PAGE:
• Obsessively counting calories or reading food labels and menus for low-calorie options
  • Taking diet pills, laxatives, or stimulants to suppress appetite

Binge Eating

  • Large amounts of food disappearing in a short time
  • Hoarding and hiding high-calorie food from a friend or family member
  • Eating normally around others but bingeing late at night so they won’t be disturbed


  • Eating normally only to make frequent trips to the bathroom right after
  • Using mouthwash or breath mints excessively to hide the smell of purging
  • Laxative or diuretic use
  • Compulsive, excessive physical activity after eating
  • Upset stomach
  • Discolored teeth

Distorted Body Image

  • Extreme preoccupation with their body
  • Constant criticism of how they look
  • Frequent comments about feeling fat or overweight
  • Wearing baggy clothes to cover themselves

How To Talk To Them About Your Concerns

When a friend or loved one shows signs of anorexia or other eating disorder, the natural response is to figure out a way to help. However, figuring out the right way to approach such a sensitive topic can be a challenge. Additionally, you may want to consider thinking hard about how to say things.

Here are some professionally-vetted tips for when you open the floor to a discussion on concerning behaviors:

Pick A Good Time

The responses you get when approaching someone with an eating disorder depend greatly on the conversation’s timing.

You want to choose a time where both you and your loved one are free from other obligations and are clear-headed. After all, talking about eating disorder treatment can be a sensitive topic, and your friend/loved one may not be open to the idea at first.

We recommend mentally preparing yourself for pushback and using gentle language that doesn’t blame your friend.

Clearly Explain Your Concerns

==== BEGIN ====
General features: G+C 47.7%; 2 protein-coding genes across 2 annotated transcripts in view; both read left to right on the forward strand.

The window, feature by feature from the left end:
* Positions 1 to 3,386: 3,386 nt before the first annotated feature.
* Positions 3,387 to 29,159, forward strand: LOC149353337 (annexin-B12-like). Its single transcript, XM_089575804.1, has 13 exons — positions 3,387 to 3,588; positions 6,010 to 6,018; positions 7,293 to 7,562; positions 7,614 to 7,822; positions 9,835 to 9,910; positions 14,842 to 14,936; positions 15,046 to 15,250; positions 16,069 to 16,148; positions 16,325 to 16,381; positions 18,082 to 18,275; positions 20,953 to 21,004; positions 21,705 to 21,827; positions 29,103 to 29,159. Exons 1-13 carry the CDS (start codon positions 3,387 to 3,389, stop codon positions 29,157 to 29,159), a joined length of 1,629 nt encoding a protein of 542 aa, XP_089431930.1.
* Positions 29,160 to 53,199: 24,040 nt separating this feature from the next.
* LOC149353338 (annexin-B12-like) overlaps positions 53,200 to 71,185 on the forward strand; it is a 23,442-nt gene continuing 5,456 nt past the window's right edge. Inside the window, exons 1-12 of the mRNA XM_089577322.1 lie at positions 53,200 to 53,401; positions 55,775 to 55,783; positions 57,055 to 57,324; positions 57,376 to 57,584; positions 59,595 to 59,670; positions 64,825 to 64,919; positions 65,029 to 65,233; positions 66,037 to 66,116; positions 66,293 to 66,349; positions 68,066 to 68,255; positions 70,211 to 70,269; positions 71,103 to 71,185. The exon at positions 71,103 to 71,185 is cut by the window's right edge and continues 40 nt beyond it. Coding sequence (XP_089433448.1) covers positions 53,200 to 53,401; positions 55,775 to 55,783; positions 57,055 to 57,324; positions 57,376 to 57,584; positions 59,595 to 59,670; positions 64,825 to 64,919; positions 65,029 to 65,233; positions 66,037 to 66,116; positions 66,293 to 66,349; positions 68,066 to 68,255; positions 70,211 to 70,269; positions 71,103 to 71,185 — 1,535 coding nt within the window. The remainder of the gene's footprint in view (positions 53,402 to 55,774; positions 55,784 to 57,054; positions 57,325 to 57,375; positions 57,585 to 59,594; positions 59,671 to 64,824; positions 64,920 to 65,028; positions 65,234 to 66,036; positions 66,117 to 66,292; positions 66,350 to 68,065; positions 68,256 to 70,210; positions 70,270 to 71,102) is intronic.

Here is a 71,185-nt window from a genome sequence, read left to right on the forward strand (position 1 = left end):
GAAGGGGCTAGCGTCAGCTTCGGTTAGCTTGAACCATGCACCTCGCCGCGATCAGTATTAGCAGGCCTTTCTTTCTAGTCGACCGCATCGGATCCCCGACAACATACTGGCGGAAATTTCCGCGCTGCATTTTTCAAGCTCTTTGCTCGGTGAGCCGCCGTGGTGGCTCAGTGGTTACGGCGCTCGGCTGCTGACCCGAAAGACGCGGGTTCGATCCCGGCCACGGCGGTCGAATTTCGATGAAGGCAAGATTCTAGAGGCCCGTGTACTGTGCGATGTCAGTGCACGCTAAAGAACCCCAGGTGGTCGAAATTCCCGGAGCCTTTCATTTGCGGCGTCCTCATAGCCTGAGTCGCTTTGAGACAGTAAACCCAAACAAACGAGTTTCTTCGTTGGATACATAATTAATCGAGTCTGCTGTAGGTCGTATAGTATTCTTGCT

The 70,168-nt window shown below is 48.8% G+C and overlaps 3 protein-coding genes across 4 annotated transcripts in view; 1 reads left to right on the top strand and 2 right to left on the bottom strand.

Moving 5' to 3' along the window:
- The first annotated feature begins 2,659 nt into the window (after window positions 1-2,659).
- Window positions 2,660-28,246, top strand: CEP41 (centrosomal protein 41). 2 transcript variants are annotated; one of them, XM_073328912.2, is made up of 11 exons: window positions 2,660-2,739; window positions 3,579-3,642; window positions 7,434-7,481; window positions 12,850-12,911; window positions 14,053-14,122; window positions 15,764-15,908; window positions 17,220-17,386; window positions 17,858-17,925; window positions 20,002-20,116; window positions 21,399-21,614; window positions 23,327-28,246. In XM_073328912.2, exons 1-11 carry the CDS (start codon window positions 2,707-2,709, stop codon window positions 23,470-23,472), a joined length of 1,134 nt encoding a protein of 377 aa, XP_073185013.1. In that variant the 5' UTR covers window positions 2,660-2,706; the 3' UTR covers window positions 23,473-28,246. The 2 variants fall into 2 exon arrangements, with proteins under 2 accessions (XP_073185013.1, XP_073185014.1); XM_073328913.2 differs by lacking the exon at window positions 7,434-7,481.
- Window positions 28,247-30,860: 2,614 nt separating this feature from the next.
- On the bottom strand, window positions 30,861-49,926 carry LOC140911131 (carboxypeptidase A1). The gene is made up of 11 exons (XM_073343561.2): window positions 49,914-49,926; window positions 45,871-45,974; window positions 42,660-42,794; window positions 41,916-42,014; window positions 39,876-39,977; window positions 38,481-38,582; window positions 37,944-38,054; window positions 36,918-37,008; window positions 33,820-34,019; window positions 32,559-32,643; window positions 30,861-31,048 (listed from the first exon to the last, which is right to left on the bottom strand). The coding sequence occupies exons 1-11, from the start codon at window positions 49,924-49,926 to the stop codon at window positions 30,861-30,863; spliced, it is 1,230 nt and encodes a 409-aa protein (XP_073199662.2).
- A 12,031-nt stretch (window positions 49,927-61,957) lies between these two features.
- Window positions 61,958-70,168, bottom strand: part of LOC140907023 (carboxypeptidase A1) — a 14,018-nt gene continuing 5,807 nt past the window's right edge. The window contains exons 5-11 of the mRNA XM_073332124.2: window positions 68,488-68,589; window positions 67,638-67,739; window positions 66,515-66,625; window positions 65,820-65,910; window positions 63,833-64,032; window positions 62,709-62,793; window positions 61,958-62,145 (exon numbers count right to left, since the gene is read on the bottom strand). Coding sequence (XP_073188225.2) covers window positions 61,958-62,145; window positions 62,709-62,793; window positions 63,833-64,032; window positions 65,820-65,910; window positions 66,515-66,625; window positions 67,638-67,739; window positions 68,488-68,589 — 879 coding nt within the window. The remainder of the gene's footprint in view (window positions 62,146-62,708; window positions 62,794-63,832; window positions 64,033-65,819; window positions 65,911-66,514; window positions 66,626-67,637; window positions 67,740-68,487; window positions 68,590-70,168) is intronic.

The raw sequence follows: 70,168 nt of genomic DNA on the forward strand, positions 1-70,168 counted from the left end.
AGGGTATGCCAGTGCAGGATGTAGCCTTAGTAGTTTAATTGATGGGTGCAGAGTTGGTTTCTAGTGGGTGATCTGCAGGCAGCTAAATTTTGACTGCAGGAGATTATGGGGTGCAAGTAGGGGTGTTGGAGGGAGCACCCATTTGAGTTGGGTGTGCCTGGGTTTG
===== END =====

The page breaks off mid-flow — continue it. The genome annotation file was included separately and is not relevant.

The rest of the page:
When approaching someone with an eating disorder, we recommend focusing on feelings first before solutions. You don’t need to find a local treatment center right away. The aim of this initial conversation isn’t to connect them with services or resources to help them find treatment but to express your love and support. Tackling a problem as serious as an eating disorder requires them to face the facts, but that’s not your responsibility.

Additionally, you should avoid placing blame on your loved one for their actions. Instead, we suggest telling them about the specific behaviors you’ve noticed and why they worry you.

Be Prepared To Hear Their Thoughts

More often than not, the person you’re concerned about may not see that they have a problem – and that’s okay. Your role is to lend a supportive ear and be sensitive to their feelings, even if they may respond angrily or defensively. After all, any conversation about mental or physical health issues can be challenging when you’re on the receiving end.

But if they’re willing to change and seek professional help, ask them about why they’d like to improve their wellbeing. It can be for themselves, for their careers, or for someone they love – it doesn’t matter, as long as you give them the support they need.

Be Patient And Supportive

The person you’re concerned about may not always be open to the idea of eating disorder treatment, and it’s important to be patient while they work through their initial feelings about it. While they speak, it’s important to withhold judgment and try to see the situation from their perspective. Be sure to let them know that you’ll be by their side throughout the whole process, no matter how long it takes.

Encourage Your Loved One To Get Professional Help

Dealing with an eating disorder is extremely difficult. It requires a long process of unlearning the beliefs we have about ourselves and the world – and it can feel near impossible without a stable support system. If you or a loved one may be suffering from a food-related disorder, get in touch today so we can plan the right treatment strategy for you.